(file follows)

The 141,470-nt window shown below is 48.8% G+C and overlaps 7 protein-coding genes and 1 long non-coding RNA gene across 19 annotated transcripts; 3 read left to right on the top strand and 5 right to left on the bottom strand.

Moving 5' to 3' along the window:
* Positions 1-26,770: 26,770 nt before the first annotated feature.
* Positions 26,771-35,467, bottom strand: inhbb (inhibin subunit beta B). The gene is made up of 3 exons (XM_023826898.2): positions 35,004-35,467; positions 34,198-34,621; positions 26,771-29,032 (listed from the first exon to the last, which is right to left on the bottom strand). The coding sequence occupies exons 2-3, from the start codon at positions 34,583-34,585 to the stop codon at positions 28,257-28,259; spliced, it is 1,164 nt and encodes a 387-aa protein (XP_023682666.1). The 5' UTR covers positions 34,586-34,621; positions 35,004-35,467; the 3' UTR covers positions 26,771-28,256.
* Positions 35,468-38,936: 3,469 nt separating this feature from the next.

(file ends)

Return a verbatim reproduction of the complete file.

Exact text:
The 141,470-nt window shown below is 48.8% G+C and overlaps 7 protein-coding genes and 1 long non-coding RNA gene across 19 annotated transcripts; 3 read left to right on the top strand and 5 right to left on the bottom strand.

Moving 5' to 3' along the window:
* Positions 1-26,770: 26,770 nt before the first annotated feature.
* Positions 26,771-35,467, bottom strand: inhbb (inhibin subunit beta B). The gene is made up of 3 exons (XM_023826898.2): positions 35,004-35,467; positions 34,198-34,621; positions 26,771-29,032 (listed from the first exon to the last, which is right to left on the bottom strand). The coding sequence occupies exons 2-3, from the start codon at positions 34,583-34,585 to the stop codon at positions 28,257-28,259; spliced, it is 1,164 nt and encodes a 387-aa protein (XP_023682666.1). The 5' UTR covers positions 34,586-34,621; positions 35,004-35,467; the 3' UTR covers positions 26,771-28,256.
* Positions 35,468-38,936: 3,469 nt separating this feature from the next.